Digitalisation is needed where the pain is “most unbearable”, an industry technology leader has said.
And according to Akselos chief executive Thomas Leurent, the pinch point most in need is the oil and gas sector.
“The term we use for our technology is tough tech,” he said.
“It’s not like an Apple or a smartphone. It is really much harder than that. When you bring something to market like that you are asking customers to exert some sort of effort to adopt. That effort must be dwarfed by the pain it is trying to solve. There must be a very high level of pain for people to come in and adopt a technology.”
Akselos uses MIT-licenced technology to create the world’s most advanced engineering simulation technology – or digital twins. The tech is based on algorithms that are 1,000 times faster than those typically used in conventional design technology, enabling detailed and accurate structural simulations of large-scale operational assets.
The company’s vision is to combine the simulation software with sensors and big data analytics to create an exact virtual replica of an asset in its current environment, which the company describes as a Digital Guardian. This will allow operators real-time access to the condition of their asset from anywhere at any time and allow a move towards predictive and preventative maintenance. It will also better inform the decision-making process with Asset Life Extension, using data to reassure operators that assets are safe to continue operating beyond their design life.
Mr Leurent, who is a former US government scientist, has historically worked with the automotive and aerospace industries.
“But frankly, the cars run fine. The planes fly OK,” he said.
“You have to find an industry where the level of pain is just unbearable for the technology to be adopted and I think that’s where oil and gas is when it comes to the life extension of assets.
“You have to consider what it means to go outside design life by 20 years and what technology you can bring to make it safer and leaner.”
The MIT grad has since partnered with Industry Technology Facilitator (ITF) to investigate the potential to revolutionise asset management in the oil and gas industry.
But Mr Leurent insists digital transformation is more than just a technology buy-in.
“Digital transformation is not just about technology,” he said.
“It’s going to change the operating model for the operators and it’s going to change the business model for the technology providers. As you go digital you have a lot of the key expertise from the worldwide arena getting embedded into software, which can be used more effectively.
“This gets sold at a high margin and it also means that the business model for the service providers shifts towards selling software with high margins versus selling services per hour.”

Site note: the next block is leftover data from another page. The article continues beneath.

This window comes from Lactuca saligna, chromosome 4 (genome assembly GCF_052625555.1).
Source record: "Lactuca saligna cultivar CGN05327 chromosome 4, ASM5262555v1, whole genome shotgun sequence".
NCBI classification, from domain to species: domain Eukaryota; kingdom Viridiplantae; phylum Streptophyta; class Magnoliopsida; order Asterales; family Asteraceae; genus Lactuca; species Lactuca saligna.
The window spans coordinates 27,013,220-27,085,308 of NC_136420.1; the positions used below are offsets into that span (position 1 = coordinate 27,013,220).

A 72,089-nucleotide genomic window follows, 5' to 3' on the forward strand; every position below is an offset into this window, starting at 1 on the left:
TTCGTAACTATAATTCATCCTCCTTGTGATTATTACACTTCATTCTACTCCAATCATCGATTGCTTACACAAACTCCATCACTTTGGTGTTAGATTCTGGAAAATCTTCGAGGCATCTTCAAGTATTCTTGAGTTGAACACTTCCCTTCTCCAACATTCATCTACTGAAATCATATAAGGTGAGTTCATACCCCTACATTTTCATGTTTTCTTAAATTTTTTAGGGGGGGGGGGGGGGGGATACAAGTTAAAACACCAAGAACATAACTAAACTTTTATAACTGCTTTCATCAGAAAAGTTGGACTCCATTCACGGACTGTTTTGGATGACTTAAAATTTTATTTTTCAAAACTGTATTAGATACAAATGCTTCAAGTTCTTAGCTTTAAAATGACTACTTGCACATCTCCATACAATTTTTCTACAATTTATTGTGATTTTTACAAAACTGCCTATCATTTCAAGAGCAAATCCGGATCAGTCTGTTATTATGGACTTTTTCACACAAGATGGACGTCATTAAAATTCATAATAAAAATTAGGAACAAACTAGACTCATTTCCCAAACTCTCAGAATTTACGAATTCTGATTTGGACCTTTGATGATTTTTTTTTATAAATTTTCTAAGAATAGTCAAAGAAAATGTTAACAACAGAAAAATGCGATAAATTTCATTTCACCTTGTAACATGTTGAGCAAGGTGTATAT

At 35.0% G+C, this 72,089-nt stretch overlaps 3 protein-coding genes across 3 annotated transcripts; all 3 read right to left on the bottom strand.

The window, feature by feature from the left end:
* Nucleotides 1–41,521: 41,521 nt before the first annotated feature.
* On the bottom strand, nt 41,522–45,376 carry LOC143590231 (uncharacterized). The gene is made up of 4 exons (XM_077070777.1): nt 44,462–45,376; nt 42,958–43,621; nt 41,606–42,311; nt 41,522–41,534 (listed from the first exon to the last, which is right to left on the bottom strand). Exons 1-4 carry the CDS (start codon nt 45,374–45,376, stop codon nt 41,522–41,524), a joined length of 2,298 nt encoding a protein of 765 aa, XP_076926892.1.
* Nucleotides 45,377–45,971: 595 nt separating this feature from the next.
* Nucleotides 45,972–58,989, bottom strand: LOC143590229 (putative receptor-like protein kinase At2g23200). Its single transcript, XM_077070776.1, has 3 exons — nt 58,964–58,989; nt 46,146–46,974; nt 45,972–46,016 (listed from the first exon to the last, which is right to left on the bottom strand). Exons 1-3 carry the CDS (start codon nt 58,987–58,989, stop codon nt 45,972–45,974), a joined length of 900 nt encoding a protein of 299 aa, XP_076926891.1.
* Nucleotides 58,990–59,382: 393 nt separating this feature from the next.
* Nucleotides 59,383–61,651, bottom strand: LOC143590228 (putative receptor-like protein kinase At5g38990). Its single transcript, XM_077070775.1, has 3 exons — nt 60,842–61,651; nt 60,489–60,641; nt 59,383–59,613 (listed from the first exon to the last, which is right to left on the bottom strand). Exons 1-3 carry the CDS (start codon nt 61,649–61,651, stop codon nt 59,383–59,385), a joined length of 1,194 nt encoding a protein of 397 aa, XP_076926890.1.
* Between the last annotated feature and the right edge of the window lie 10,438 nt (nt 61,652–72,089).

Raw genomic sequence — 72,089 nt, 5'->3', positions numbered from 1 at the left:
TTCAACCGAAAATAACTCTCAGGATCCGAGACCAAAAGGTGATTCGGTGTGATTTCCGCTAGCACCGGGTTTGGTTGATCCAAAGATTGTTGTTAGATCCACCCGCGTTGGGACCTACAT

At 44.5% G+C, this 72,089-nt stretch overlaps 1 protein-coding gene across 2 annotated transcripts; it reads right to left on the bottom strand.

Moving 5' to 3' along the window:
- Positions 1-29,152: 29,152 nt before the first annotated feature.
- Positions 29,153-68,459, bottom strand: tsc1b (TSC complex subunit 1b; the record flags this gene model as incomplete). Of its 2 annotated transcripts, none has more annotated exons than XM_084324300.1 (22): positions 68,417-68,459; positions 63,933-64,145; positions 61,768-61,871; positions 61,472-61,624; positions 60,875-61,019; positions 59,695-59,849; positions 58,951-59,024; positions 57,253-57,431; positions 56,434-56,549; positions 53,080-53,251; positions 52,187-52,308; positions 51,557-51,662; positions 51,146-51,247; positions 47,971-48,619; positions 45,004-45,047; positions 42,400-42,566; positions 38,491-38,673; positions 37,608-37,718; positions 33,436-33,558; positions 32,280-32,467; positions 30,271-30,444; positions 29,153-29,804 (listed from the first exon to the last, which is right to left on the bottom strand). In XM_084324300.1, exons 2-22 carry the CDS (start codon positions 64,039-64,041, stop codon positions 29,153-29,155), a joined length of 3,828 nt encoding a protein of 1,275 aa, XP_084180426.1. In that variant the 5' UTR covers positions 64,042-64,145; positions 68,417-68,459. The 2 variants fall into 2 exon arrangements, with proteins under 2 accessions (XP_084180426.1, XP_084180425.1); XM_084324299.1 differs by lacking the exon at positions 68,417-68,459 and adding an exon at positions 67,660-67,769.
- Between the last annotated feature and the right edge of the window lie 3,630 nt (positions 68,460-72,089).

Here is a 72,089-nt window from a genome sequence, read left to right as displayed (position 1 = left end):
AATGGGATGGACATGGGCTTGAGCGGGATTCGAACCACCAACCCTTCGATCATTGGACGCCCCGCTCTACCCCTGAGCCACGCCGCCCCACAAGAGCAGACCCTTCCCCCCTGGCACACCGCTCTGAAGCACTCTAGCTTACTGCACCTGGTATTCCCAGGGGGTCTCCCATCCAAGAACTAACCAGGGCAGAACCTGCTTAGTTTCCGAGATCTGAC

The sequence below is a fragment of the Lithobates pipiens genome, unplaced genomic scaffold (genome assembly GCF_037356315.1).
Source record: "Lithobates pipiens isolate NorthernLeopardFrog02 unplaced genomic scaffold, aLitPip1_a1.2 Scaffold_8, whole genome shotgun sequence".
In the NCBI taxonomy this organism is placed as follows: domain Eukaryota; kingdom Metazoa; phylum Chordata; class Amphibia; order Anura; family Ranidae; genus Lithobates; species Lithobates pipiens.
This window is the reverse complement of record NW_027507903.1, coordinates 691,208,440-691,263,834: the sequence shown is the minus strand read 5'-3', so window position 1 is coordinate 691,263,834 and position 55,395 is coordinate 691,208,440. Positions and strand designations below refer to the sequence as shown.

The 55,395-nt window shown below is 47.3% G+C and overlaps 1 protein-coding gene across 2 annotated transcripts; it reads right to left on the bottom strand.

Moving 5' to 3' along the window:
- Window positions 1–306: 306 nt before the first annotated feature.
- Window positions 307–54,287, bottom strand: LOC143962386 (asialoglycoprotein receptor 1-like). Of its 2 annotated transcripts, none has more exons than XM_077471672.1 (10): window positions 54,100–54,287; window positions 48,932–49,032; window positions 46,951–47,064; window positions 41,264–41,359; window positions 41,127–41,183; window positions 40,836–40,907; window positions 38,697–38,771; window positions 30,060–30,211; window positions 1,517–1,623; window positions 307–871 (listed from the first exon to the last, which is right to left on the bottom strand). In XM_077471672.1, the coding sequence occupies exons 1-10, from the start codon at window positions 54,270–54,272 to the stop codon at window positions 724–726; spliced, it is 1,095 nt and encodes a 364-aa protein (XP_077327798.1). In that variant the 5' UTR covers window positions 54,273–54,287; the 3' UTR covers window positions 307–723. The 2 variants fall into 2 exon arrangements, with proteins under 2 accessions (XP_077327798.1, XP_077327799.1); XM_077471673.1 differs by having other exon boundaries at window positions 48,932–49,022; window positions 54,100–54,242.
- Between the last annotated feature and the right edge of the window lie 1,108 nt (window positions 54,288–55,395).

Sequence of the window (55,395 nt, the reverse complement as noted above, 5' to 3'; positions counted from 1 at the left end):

He added: “From an industry perspective we hear a lot about the investment in big data and digitisation. Big data on its own won’t crack it.”
Unlike the Amazons of the world where a 51% predictability rate can still make a profit, the sector must hone its ability to leverage big data into a much higher predictability rate.
“In the oil and gas industry, the cost of testing a defect you have identified may exist, if it’s a subsea inspection, is going to be $2million. If you’re going to do an inspection based on big data you want a predictive power north of 90%.
“That’s not what big data can do for many reasons. It usually has a lower predictive power, because there’s too few data points. The data points you’re interested in aren’t all the
ones that get streamed from the sensors. It’s specifically the failure ones, when something fails you have a data point. When it runs fine you don’t. And things don’t fail often, which is good.
“Trying to provide big data where there isn’t a lot of relevant data to work with and the cost of testing your hypothesis is in the millions of dollars is not what big data was built for.
“A lot of big data has been sold as if it works for Amazon it will work for the oil and gas industry. It doesn’t. The models we bring create structure with a handful of data points.”
As well as changing the industry’s pace of response, digital will also change the scope of those responding, according to Mr Leurent.
“When cash machines were created people thought it would wipe out all sorts of jobs in the system, but it created higher value jobs,” he said.
“The same thing is going to happen as we go through this digital transformation. The jobs are going to change, but to say that jobs are going to disappear is not correct.
“We’re going to make things safer and make our infrastructure more sustainable and lower the industry’s carbon footprint.
“One thing we can’t ignore is that as the pace for innovation goes faster, the companies and the governments have a responsibility in making sure people can get retrained and ultimately do jobs that will be augmented by better tools and be more interesting.”